Cannes: Let The Selection Buzz Begin

By Nancy Tartaglione, Pete Hammond

Now that the Cannes Film Festival has announced Steven Spielberg as jury president and Baz Luhrmann’s The Great Gatsby as the curtain raiser, speculation as to what the 66th running of the event holds in store will continue to mount until the mid-April press conference that officially unveils the lineup. Gatsby was pretty much a no-brainer what with its local May 15 release date falling on the day the fest kicks off and its story based on the classic novel F. Scott Fitzgerald completed in Valescure, less than 100 kilometers from the Palais. Folks are excited since arguably the most memorable Cannes opening night in the past 12 years — we were there — was with Luhrmann’s 2001 Moulin Rouge. (It’s also a nice dovetail for fest chief Thierry Frémaux: The first film he ever selected for Cannes was Moulin Rouge.) But, we can put to rest speculation about another movie with a subject close to the South of France gracing the Croisette: We understand that Grace Of Monaco, the biopic about the actress-turned-princess played by Nicole Kidman, directed by Olivier Dahan and recently acquired by The Weinstein Company, will not be making a Cannes run. Further, we’ve confirmed that Lars von Trier — a persona non grata at the 2011 fest for his Nazi-flavored comments — will not be ready with Nymphomaniac, the four-hour sex-o-rama that sold like hotcakes in Berlin. We also understand that J.J. Abrams’ Star Trek: Into Darkness, once thought a possibility for an Out Of Competition slot, is not coming. And, despite Pedro Almodovar’s almost given place on the Croisette, we’ve heard his I’m So Excited is also unlikely to appear at the Palais.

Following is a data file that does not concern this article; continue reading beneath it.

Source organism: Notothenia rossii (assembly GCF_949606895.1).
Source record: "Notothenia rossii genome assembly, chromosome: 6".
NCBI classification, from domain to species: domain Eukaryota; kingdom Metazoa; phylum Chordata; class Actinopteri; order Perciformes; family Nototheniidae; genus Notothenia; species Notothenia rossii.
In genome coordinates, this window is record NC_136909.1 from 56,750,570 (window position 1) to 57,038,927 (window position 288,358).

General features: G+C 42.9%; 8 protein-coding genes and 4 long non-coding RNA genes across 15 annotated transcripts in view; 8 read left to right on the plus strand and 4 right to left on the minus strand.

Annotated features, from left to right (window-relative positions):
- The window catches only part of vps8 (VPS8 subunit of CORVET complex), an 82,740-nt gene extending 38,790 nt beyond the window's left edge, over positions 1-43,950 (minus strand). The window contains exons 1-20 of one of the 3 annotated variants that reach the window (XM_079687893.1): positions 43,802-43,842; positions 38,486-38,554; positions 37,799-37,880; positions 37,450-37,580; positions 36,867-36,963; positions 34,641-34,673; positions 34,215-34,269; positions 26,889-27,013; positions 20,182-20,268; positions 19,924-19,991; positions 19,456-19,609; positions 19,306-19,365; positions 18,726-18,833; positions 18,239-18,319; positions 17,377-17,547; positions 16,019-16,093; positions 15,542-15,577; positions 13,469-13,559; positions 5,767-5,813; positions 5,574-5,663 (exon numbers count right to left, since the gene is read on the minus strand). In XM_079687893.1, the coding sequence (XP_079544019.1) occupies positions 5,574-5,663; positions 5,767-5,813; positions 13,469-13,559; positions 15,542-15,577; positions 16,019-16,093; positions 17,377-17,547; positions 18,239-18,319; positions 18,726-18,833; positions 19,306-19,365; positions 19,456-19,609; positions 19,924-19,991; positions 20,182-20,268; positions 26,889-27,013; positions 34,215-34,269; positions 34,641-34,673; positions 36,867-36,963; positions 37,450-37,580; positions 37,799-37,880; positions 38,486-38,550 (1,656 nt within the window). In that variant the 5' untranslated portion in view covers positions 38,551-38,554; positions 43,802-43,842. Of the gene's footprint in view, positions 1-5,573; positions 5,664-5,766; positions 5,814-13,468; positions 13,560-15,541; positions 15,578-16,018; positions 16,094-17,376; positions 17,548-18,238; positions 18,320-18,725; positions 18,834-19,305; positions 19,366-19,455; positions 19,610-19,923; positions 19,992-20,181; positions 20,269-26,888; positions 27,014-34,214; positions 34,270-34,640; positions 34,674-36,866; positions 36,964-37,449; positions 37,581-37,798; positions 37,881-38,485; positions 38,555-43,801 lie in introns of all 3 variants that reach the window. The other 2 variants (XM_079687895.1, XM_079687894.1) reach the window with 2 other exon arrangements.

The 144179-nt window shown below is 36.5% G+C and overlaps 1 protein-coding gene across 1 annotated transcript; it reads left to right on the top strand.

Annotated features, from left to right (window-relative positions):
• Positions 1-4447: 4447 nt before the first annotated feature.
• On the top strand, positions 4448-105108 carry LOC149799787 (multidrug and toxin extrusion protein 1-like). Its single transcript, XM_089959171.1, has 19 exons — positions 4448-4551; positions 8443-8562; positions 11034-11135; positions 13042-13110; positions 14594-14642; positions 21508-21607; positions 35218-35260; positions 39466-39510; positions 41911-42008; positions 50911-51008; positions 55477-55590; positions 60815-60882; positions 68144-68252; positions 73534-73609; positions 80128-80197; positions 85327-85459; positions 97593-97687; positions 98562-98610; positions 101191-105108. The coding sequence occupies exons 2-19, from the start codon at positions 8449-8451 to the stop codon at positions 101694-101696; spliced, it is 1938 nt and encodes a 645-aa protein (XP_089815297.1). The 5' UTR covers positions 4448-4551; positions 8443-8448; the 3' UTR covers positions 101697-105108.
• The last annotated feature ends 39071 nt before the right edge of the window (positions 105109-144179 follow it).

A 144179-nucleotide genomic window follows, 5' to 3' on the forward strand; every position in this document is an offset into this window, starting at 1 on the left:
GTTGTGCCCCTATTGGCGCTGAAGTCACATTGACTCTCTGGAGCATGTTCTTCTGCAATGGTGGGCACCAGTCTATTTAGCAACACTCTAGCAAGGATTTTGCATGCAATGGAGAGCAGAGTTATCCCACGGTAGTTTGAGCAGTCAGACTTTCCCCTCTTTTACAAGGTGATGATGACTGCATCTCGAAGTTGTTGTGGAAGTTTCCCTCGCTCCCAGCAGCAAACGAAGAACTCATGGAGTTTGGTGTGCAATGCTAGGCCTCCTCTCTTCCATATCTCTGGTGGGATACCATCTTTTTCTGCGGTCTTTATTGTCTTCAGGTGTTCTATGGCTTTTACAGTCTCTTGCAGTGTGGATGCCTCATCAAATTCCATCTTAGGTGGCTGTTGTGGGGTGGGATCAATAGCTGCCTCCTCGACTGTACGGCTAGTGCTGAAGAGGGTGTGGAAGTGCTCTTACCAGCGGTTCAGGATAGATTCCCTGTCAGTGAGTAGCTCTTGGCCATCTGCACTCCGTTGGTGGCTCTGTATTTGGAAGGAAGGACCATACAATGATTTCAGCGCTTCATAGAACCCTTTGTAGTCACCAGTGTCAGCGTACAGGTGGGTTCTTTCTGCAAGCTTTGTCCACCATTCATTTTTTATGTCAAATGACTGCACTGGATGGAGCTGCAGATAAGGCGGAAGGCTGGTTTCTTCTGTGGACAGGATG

But let’s forget about what’s not going and focus on all the films we might see. We’re consistently hearing that this year will include “the usual suspects” in official selection. The Coen brothers’ Inside Llewyn Davis is a strong possibility – CBS Films just acquired the pic which screened on the Sony lot in late February, although Frémaux said he had not yet seen the film as of his trip to the Oscars last month. Llewyn Davis doesn’t have a release date in the U.S. yet, and its French release, via StudioCanal, is in December, but it’s worth recalling that the Coens’ No Country For Old Men bowed in Cannes in 2007 and wasn’t released Stateside until November that year before going on to win the Best Picture Oscar.

Also ripe is Sofia Coppola’s young Hollywood robbers tale The Bling Ring, for which upstart distributor A24 has set a June 14 U.S. release. Pathé is releasing in France on June 5, just a couple weeks after the fest wraps. The addition of Coppola to the roster could help calm the naysayers last year who complained there were no female directors in the main lineup. Another female director who could make the cut is Kelly Reichardt with Night Moves, starring Dakota Fanning, Peter Sarsgaard and Jesse Eisenberg, about environmentalists who plot to blow up a dam. (more…)

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